I feel that I am doing nothing morally wrong and really think the chances of being hunted down, dragged through the courts and being made to pay for not using a ticket I have paid for are zero.

Just a thought but surely if I dont travel at all then I have no itinerary (and therefore contract with the carrier) therefore I cannot change it and consequently be charged extra since it doesn't exists as I have failed to check in, travel under and be bound by said contract or T&C's laid down by the carrier.
This is un-notified cancellation or non-fulfillment on my part, not 'change of itinerary' as referred to and as such how does the carrier determine the cost difference against a non-existent reference. Can they lawfully compare it to the original one way cost as this is not a 'change' of itinerary it is a comparison to something I have already paid for in full but not utilised. From the part of the KLM T&Cs quoted there is no mention of cancellation on my part or of a requirement to notify thereof.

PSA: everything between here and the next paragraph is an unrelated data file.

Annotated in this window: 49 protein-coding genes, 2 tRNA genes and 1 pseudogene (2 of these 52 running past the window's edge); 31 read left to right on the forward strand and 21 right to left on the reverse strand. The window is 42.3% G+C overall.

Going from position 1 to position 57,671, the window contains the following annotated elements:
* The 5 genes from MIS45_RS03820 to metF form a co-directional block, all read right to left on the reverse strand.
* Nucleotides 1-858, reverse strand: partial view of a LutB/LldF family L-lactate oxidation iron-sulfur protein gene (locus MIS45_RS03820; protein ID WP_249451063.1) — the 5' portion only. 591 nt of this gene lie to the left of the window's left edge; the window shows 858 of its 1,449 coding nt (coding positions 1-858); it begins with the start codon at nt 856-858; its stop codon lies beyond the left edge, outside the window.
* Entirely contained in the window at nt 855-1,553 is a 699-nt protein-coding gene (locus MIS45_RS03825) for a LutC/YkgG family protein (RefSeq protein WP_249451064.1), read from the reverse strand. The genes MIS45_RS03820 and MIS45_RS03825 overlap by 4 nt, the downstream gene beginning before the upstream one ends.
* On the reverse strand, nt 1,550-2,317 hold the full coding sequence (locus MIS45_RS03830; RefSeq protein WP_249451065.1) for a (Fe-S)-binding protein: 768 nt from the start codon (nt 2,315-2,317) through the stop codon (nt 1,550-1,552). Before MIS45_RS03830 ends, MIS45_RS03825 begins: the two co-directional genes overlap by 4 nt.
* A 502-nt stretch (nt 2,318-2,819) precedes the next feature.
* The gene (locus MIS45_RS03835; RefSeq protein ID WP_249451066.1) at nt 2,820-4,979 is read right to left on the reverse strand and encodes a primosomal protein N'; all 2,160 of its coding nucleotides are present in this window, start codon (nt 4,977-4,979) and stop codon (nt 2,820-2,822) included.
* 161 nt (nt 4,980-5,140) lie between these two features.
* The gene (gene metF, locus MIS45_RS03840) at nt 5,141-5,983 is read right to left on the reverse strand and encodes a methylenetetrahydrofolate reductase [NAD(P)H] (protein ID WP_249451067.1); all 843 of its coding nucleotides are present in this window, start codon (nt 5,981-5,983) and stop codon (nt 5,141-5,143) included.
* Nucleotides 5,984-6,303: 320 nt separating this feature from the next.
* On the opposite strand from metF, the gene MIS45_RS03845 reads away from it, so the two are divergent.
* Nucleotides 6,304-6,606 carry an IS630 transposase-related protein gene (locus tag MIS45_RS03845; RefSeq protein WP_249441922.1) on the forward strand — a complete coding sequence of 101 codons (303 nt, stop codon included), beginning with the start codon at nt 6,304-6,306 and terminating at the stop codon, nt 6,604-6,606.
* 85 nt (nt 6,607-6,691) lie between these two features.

The concept of potentially being forced by law to pay an additional ammount for a service I elect NOT to receive is, to my mind at least, insanity.

Final 3 Greens
5th May 2004, 04:41
Syllogism Check

As insane as it might seem, by buying a cheap return you are enabling yourself to take advantage of an offer that is not available to one way pax.

Therefore if you cancel by no showing, the theory is that you are liable to pay the difference for receiving less :(

But it never seems to be enforced.